by Fleur Wouterse
This working paper uses an agricultural household model to explore the impact of potential immigration policy reforms on the welfare of rural households in Burkina Faso.
by J. Edward Taylor and Mateusz Filipski
This working paper presents findings from an evaluation of the impacts of immigration policies on the welfare of migrants and their families in migrant-sending countries, focussing on Mexico and Nicaragua (US policies in the first case and US and Costa Rican policies in the second).
Migration is an integral part of globalisation. In the OECD, the percentage of people living outside their home countries more than doubled between 1985 and 2005. However, migration from developing to developed countries has also increased markedly, with important consequences on countries' development prospects.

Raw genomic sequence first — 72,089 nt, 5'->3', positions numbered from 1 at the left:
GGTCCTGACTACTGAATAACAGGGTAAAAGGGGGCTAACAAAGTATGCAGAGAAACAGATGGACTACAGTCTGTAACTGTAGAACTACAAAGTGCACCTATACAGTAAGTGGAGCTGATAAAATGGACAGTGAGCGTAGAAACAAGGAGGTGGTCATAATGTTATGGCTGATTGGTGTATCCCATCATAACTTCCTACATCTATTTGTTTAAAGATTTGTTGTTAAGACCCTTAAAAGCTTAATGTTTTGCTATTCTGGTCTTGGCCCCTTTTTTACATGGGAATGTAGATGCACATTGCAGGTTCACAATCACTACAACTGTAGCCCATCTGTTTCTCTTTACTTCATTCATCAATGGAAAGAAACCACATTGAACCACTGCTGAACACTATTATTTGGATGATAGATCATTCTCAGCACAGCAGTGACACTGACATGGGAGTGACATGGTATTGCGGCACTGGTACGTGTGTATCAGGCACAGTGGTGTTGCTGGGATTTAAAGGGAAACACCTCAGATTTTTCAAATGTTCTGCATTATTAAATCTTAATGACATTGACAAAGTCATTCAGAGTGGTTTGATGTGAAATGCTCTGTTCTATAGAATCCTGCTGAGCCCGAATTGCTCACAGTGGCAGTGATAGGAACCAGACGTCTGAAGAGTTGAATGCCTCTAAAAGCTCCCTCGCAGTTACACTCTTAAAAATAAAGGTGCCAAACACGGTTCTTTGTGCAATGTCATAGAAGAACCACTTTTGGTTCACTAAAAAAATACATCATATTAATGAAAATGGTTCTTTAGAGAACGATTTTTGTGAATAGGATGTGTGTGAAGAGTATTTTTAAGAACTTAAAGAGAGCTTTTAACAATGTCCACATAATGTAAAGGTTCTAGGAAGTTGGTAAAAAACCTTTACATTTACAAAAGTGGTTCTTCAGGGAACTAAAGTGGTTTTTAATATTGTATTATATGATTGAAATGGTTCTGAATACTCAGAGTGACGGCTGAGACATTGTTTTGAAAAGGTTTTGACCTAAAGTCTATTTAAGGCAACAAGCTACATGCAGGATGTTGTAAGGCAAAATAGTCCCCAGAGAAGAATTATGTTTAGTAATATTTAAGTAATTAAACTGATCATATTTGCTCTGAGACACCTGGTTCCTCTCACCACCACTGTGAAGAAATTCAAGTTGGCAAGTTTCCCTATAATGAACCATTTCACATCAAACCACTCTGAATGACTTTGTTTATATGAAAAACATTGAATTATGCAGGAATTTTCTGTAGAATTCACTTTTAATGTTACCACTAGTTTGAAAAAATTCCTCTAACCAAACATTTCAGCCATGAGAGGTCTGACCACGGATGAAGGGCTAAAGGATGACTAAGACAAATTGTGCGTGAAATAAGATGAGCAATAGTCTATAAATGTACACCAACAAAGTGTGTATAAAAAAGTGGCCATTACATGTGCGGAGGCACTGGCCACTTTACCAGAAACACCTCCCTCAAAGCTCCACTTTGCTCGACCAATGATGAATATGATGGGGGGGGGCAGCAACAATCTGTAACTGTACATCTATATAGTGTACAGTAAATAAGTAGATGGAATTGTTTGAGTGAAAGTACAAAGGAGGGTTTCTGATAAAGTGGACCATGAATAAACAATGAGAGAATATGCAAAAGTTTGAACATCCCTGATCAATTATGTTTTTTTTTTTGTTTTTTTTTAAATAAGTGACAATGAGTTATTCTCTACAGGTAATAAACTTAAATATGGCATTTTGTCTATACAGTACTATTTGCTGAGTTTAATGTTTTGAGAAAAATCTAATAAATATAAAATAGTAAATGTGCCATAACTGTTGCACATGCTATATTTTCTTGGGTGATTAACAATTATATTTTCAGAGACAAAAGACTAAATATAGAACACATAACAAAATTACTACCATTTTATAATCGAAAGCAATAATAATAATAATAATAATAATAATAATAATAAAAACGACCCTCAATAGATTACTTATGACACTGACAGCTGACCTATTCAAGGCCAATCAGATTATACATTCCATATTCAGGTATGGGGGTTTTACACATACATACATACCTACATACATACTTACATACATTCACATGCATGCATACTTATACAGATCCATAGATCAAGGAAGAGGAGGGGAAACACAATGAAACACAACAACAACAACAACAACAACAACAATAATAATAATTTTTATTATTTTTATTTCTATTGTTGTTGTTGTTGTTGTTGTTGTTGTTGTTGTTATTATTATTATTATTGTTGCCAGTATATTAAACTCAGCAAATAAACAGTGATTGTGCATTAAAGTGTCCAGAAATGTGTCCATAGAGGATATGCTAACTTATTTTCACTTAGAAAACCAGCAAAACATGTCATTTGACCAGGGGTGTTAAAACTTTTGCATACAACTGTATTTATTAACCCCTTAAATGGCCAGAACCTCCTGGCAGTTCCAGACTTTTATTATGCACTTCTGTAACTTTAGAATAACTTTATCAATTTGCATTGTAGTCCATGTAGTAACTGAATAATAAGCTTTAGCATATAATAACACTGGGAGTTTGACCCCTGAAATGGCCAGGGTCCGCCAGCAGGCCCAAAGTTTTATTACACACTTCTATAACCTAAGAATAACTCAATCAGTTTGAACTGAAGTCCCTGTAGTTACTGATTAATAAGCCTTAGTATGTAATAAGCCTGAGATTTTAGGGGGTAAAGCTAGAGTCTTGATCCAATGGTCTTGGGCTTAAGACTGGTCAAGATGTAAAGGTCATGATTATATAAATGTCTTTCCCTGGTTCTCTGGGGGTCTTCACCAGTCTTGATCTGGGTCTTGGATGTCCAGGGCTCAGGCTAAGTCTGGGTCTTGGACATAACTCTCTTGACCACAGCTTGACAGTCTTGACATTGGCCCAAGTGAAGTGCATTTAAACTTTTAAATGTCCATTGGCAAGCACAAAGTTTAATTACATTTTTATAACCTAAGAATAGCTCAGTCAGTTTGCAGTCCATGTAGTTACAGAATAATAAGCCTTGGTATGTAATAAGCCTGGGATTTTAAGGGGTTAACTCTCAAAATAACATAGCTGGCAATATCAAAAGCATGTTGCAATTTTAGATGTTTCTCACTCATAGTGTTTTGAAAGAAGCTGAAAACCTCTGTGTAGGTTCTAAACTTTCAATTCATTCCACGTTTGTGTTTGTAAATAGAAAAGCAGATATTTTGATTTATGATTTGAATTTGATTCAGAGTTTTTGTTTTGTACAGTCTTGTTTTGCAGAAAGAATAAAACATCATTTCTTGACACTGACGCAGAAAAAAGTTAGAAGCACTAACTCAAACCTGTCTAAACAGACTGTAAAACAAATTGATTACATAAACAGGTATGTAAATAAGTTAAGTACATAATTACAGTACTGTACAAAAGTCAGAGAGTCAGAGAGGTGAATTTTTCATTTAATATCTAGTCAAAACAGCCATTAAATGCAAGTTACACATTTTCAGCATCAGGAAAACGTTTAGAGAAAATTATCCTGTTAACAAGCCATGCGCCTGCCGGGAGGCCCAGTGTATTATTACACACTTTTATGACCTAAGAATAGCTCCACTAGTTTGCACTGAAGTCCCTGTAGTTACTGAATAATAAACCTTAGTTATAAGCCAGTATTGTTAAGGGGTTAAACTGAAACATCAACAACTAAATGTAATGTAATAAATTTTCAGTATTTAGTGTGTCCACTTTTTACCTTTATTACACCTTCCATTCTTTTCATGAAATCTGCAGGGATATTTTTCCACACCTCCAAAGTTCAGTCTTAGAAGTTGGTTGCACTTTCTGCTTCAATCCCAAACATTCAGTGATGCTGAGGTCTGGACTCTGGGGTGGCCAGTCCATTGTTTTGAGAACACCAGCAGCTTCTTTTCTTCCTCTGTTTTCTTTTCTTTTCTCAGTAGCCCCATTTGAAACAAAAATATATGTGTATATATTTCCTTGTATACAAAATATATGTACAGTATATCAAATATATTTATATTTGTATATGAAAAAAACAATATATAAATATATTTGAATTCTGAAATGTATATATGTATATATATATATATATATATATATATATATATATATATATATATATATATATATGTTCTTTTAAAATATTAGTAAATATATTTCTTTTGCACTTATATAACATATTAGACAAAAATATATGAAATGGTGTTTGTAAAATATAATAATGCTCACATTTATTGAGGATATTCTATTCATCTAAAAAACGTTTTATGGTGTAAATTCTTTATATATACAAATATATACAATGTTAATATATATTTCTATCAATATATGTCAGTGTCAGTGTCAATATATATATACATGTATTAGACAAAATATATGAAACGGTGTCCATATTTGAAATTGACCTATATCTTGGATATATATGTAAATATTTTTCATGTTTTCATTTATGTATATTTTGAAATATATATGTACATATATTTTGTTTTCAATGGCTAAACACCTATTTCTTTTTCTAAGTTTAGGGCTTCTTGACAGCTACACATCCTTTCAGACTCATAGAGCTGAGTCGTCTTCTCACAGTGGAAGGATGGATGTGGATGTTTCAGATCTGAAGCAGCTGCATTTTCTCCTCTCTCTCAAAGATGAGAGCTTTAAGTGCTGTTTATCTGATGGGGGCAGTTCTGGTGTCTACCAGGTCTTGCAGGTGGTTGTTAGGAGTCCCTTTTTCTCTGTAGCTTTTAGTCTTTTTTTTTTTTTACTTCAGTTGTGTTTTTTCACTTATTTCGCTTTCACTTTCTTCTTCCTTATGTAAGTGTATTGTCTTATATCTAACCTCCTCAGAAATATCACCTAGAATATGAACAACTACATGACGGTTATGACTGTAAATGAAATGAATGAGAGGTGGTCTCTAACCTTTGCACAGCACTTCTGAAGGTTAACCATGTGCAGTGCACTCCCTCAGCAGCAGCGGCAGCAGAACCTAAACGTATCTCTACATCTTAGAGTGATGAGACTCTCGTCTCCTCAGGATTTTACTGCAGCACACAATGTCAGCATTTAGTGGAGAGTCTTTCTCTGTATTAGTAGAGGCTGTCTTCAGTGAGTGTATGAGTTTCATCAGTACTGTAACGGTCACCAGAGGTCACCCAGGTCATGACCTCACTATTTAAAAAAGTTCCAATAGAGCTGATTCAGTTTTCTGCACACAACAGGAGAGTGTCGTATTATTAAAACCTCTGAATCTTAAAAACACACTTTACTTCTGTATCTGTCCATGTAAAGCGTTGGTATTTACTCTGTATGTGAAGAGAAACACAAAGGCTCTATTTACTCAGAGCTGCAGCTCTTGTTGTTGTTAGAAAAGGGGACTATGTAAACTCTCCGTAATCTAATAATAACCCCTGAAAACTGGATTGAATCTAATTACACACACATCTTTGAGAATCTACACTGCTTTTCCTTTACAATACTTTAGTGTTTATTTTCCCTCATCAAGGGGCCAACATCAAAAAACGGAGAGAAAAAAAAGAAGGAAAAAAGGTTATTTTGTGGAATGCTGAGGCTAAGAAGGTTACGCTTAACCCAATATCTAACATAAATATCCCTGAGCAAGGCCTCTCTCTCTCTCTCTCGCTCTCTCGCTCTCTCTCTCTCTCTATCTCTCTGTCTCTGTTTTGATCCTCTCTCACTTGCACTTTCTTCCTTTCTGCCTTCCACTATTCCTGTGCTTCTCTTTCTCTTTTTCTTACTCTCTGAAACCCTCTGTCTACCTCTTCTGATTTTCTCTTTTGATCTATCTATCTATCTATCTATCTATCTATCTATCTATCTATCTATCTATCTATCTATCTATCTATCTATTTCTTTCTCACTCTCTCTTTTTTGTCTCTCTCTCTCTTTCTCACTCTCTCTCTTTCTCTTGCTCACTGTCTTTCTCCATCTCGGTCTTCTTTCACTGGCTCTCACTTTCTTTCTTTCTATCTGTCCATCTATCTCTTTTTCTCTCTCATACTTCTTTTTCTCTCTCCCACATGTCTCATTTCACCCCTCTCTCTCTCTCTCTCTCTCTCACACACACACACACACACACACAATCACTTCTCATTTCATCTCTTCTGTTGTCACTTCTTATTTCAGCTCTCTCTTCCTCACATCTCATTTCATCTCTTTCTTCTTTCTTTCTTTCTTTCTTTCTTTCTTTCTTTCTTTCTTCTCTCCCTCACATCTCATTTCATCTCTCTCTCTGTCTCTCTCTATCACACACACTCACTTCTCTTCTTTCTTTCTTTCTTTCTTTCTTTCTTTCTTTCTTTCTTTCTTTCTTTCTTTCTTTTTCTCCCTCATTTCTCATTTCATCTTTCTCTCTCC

by Rainer Münz, Thomas Straubhaar, Florin Vadean and Nadia Vadean
In order to respond effectively to the challenges and opportunities of globalisation, European policy makers recognise that the EU has to become a more innovative and competitive economic player. One important tool for achieving this goal is immigration.
by Louka T. Katseli, Robert E.B. Lucas and Theodora Xenogiani
This paper, focusing mainly on European migration, provides an alternative review that aims to enhance our understanding of migration and its potential role for development.
by Theodora Xenogiani
It is recognised that migration can, under certain conditions, generate important net gains for the migrants' home countries. These gains may be in terms of growth and poverty reduction.